By Zurab Tchiaberashvili (11/21/2001 issue of the CACI Analyst)
BACKGROUND: On October 28, Ministry of Security personnel entered the office of the independent TV company Rustavi 2. The Georgian public took this as an attempt by the government to exert pressure on the free media. Public rallies in support of Rustavi 2 developed into large-scale student demonstrations, which resulted in a political crisis, and the dismissal of the government by President Shevardnadze on October 30.
By Glen E. Howard (11/21/2001 issue of the CACI Analyst)
BACKGROUND: Besides appointing Kvashnin, Russian President Vladimir Putin assigned his close friend and confidant, Sergei Shoigu, to oversee Russias $500 million humanitarian assistance program to northern Afghanistan. Shoigus appointment to this position is highly symbolic because it reflects the strategic importance of Afghanistan for Putin. Although Putin made an important choice by acquiescing to U.
By Yuri V. Bossin (12/19/2001 issue of the CACI Analyst)
BACKGROUND: The persistent western backing of ex-king Zahir Shah may soon tarnish his image among the Afghans, who have always been suspicious of rulers who came from abroad with the help of "fereng" (foreigners). Since the short reign of Shuja al-Mulk (1839-1842), the puppet king who was brought to Kabul by the British, his name has become a scornful epithet for every Afghan politician promoted by outside forces. Despite his popularity among certain Pashtun tribes, King Zahir Shah is at risk of falling into this category.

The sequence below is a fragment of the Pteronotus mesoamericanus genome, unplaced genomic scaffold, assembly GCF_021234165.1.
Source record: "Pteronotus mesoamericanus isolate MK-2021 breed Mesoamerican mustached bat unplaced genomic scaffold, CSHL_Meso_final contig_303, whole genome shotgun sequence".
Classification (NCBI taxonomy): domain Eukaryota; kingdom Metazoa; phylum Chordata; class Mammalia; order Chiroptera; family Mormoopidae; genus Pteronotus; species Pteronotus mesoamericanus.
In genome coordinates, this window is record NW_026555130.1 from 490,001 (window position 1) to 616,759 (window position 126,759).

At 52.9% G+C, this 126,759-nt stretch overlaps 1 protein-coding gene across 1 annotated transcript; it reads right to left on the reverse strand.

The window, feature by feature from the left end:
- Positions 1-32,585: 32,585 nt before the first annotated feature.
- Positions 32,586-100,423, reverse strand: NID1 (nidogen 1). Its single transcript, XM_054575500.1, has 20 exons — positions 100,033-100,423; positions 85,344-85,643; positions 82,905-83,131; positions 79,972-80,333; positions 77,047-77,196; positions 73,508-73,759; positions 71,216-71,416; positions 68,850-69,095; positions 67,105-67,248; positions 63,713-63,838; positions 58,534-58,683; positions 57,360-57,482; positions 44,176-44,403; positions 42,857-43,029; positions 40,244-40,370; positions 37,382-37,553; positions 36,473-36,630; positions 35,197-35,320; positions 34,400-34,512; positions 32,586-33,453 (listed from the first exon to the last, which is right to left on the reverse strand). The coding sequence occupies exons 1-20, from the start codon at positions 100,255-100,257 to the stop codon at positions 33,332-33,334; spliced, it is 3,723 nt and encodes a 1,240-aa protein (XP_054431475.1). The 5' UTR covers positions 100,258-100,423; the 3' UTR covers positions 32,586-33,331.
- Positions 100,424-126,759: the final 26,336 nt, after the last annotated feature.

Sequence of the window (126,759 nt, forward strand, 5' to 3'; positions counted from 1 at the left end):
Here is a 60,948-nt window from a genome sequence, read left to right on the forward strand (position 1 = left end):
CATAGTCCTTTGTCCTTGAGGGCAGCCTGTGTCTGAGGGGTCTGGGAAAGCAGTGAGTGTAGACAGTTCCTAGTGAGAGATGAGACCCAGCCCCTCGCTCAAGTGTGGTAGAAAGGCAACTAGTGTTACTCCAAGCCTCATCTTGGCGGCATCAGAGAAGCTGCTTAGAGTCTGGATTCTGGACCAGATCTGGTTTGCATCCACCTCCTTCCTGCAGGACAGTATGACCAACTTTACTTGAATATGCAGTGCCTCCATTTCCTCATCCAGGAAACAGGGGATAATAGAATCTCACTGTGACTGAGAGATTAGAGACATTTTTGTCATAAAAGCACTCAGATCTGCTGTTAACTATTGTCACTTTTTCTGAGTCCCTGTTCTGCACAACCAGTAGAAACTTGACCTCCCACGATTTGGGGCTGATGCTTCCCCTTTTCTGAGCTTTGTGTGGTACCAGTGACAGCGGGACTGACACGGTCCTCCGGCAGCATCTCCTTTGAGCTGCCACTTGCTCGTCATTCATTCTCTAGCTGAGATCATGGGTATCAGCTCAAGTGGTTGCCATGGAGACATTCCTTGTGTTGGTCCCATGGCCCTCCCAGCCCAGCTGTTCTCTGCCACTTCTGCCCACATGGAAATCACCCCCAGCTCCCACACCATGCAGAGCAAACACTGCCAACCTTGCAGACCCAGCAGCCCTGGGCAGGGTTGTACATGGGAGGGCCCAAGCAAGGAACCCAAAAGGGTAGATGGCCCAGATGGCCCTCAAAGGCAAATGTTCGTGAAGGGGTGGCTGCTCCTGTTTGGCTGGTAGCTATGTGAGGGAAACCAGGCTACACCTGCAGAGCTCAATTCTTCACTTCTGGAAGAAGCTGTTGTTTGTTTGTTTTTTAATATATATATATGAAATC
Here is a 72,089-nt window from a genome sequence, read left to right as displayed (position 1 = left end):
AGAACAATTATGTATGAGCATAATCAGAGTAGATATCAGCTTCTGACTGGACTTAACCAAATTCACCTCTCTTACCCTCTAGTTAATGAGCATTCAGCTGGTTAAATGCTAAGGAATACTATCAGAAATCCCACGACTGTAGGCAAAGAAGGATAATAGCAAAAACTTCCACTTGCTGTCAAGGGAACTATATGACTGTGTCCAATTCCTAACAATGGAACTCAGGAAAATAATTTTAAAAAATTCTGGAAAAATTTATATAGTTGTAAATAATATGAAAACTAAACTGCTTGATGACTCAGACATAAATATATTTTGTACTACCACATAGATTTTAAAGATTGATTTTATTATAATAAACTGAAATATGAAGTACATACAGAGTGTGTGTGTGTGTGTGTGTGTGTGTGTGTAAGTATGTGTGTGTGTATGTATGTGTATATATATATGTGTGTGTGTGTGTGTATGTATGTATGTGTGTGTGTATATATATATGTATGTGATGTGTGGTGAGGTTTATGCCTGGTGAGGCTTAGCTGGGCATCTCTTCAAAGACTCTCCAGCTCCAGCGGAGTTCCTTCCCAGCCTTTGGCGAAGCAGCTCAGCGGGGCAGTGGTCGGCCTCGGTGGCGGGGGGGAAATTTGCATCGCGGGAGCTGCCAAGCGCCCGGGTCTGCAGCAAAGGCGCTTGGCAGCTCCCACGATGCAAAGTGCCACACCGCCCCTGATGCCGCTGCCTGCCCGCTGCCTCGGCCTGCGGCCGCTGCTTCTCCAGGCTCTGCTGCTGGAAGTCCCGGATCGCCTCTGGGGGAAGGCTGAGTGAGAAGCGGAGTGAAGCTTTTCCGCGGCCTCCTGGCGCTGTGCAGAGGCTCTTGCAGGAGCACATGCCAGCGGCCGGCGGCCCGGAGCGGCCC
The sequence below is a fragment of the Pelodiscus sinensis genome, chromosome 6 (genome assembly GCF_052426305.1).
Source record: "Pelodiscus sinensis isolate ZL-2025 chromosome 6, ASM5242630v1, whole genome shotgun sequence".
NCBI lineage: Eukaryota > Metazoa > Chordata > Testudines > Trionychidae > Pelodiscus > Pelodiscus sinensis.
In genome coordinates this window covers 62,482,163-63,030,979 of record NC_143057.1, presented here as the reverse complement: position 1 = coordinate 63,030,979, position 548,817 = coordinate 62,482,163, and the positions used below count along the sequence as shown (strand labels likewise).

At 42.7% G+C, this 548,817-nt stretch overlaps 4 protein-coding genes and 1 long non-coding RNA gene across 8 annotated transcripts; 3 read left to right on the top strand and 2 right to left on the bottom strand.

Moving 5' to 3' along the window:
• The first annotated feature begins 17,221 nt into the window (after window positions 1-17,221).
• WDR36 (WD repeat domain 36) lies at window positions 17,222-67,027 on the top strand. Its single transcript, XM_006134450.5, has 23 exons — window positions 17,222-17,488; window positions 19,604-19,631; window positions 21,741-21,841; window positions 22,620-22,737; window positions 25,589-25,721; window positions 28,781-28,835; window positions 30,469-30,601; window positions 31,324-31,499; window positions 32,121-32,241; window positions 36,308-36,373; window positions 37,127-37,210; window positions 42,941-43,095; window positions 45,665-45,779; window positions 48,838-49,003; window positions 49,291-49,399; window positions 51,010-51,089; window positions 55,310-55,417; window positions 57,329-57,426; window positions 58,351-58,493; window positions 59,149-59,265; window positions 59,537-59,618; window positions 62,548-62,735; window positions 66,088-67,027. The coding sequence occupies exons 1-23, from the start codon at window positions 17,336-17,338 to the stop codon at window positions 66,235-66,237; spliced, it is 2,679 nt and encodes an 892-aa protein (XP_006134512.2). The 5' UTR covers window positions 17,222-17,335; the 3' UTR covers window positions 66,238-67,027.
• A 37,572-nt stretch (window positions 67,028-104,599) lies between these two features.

By Hooman Peimani (12/19/2001 issue of the CACI Analyst)
BACKGROUND: The establishment of a broad-based and widely-acceptable Afghan government, requires a consensus among all the major ethnic and political groups to end the civil war and to ensure stability in Afghanistan. It also requires the cooperation of external states that have backed rival Afghan groups over the last two decades. Their pursuit of conflicting interests contributed to the prolongation of civil war.
The Central Asia-Caucasus Analyst is a biweekly publication of the Central Asia-Caucasus Institute & Silk Road Studies Program, a Joint Transatlantic Research and Policy Center affiliated with the American Foreign Policy Council, Washington DC., and the Institute for Security and Development Policy, Stockholm. For 15 years, the Analyst has brought cutting edge analysis of the region geared toward a practitioner audience.